Located in Natori City in Miyagi Prefecture, the Yuriage Harbor Morning Market was rebuilt in May 2013 after being severely damaged in the Great East Japan Earthquake. Maple Hall, a regional exchange center located inside the market, was built with aid from Canada as part of the Canada-Tohoku Reconstruction Project.*1
On Thursday, May 4, five seminar students in College of Social Sciences Associate Professor Satoshi Nagano’s seminar, who are supporting community development in the Yuriage district as part of their research, participated in an event hosted by Natori City to commemorate the 10th anniversary of Maple Hall and thank Canada for its support. At the ceremony, the seminar students unveiled a Canadian flag reproduced with 650 tulips*2, a flower that is well-loved in Canada, and the flags of Japan and Canada dyed with tulips in front of guest speakers including Natori City Mayor Shiro Yamada and Embassy of Canada Consul Matt Fraser.
Seminar head and project leader Daichi Fujii (third year, College of Social Sciences) expressed his appreciation and discussed the seminar’s future plans by saying, “Tulips are a familiar sight in Canada, which holds one of the world’s largest tulip festivals, so we used tulips to express our gratitude to both Yuriage and Canada. Going forward, we hope we can further expand the connection between the countries.”
*1: In 2011, the Great East Japan Earthquake caused unprecedented damage throughout the Tohoku region. To assist in the region’s recovery, the Canadian government and the provincial governments of British Columbia and Alberta launched the Canada-Tohoku Reconstruction Project together with the Canadian lumber industry and the Canada Wood Group.
*2: Tulips are a popular flower in Canada, which is home to one of the world's largest tulip festivals.
The day of the event was blessed with fine weather and a cool sea breeze, and people enjoyed seeing the Yuriage district brightly decorated with red and white tulips.
Past and present members of Associate Professor Nagano’s seminar class have been working on developing a product called Yuriage Fukko Sasa-kamaboko, or fish cakes shaped like bamboo leaves, while learning from local residents, and they have implemented a range of events aimed at creating new landscapes that will remain in the town.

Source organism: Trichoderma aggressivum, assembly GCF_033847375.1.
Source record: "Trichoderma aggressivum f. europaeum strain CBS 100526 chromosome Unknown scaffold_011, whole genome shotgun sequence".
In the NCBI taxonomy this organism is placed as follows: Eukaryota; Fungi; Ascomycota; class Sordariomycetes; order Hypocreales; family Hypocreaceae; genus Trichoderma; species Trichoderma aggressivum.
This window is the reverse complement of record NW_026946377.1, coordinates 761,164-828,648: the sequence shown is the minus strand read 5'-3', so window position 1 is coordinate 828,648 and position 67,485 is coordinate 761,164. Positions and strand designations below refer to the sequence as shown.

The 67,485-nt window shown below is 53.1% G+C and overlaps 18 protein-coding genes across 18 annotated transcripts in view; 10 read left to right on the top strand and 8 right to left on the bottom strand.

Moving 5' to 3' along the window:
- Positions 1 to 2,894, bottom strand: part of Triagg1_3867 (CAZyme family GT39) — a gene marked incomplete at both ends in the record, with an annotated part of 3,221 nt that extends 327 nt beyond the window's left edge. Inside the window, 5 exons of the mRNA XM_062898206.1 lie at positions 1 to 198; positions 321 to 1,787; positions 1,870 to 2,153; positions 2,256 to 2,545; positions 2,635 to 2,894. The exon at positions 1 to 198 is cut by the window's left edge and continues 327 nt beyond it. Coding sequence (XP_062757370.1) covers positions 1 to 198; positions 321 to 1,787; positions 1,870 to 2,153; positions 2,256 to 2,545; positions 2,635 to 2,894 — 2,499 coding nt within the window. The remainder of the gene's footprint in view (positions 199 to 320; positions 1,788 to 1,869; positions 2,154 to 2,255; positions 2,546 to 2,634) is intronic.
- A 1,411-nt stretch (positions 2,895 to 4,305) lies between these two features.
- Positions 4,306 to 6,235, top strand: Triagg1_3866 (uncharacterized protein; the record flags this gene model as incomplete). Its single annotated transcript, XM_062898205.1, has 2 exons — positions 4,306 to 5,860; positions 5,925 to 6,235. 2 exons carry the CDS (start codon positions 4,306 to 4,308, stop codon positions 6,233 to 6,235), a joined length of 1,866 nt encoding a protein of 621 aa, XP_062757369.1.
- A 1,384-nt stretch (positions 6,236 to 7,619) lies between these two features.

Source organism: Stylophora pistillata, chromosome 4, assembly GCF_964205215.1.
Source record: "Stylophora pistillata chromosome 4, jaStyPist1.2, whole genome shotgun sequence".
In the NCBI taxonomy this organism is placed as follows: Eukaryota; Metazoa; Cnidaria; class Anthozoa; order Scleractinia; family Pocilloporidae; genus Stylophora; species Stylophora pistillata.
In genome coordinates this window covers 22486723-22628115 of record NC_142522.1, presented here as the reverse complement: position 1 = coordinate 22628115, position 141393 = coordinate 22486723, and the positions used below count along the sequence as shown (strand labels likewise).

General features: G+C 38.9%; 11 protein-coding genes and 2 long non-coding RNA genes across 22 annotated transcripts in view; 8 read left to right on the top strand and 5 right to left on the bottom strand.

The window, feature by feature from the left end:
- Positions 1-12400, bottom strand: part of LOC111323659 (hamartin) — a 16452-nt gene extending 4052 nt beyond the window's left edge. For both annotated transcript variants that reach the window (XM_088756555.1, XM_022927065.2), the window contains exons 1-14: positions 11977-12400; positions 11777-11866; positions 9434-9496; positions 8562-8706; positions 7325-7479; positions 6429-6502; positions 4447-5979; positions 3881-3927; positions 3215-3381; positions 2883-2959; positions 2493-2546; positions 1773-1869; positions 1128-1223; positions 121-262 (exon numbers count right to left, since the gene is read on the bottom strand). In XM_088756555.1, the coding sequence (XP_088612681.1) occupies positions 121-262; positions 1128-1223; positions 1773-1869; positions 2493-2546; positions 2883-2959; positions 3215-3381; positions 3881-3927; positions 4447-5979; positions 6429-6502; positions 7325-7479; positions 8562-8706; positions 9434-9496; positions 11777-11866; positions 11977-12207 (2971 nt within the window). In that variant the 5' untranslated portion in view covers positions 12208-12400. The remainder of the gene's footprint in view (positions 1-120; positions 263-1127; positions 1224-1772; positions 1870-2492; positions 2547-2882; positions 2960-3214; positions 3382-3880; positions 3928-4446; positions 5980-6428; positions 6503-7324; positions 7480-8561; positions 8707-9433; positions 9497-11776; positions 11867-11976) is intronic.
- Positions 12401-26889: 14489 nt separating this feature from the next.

The seminar students surveyed the local residents, and many of them said there are few playgrounds in Yuriage, so the students are looking into creating a playground where children can play while getting a feel for the friendly ties between Canada and Yuriage.
Comment from Associate Professor Nagano
Based on the topics of social innovation and social design, the students in my seminar have been involved in solving local issues and conducting fieldwork from the initial planning stage, all while cooperating with local people from various sectors. I am extremely grateful to all the people in Yuriage who always help us. Going forward, we would like to expand upon our activities using tulips like we did this time. I also hope that my students can gain a zest for life through their studies in the field.
Comment from seminar member Yua Oita (third year, College of Social Sciences)
Our seminar activities began in earnest in April, and that is when I went to Yuriage for the first time. I was able to experience many thing that I would not have been able to do if I just limited my studies to the classroom. I experienced firsthand the atmosphere of the town, the local people and their thoughts, and the places where people spend their time, and I realized that the town, which was severely damaged by the earthquake, has been rebuilt with the support of many people. We plan to continue what we are doing so Yuriage becomes a place where people come to relax for long periods of time.